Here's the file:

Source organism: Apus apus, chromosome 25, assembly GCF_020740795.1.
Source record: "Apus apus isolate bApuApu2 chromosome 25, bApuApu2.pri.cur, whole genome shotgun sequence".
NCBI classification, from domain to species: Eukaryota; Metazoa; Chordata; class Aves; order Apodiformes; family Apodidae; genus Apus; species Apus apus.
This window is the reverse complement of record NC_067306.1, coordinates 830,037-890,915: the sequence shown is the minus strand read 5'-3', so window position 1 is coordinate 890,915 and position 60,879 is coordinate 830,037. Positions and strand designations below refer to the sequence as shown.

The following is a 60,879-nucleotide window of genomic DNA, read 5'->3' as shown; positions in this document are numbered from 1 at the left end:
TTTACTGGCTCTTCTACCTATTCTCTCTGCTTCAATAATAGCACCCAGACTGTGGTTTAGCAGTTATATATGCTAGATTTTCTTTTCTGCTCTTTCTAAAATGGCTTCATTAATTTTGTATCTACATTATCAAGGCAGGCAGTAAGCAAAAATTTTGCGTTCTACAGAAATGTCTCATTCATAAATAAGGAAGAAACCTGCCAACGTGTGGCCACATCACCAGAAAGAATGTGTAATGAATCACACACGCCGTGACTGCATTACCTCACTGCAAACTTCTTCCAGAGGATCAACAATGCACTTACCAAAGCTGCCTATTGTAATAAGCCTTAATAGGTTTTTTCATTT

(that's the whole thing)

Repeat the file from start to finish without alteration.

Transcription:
Source organism: Apus apus, chromosome 25, assembly GCF_020740795.1.
Source record: "Apus apus isolate bApuApu2 chromosome 25, bApuApu2.pri.cur, whole genome shotgun sequence".
NCBI classification, from domain to species: Eukaryota; Metazoa; Chordata; class Aves; order Apodiformes; family Apodidae; genus Apus; species Apus apus.
This window is the reverse complement of record NC_067306.1, coordinates 830,037-890,915: the sequence shown is the minus strand read 5'-3', so window position 1 is coordinate 890,915 and position 60,879 is coordinate 830,037. Positions and strand designations below refer to the sequence as shown.

The following is a 60,879-nucleotide window of genomic DNA, read 5'->3' as shown; positions in this document are numbered from 1 at the left end:
TTTACTGGCTCTTCTACCTATTCTCTCTGCTTCAATAATAGCACCCAGACTGTGGTTTAGCAGTTATATATGCTAGATTTTCTTTTCTGCTCTTTCTAAAATGGCTTCATTAATTTTGTATCTACATTATCAAGGCAGGCAGTAAGCAAAAATTTTGCGTTCTACAGAAATGTCTCATTCATAAATAAGGAAGAAACCTGCCAACGTGTGGCCACATCACCAGAAAGAATGTGTAATGAATCACACACGCCGTGACTGCATTACCTCACTGCAAACTTCTTCCAGAGGATCAACAATGCACTTACCAAAGCTGCCTATTGTAATAAGCCTTAATAGGTTTTTTCATTT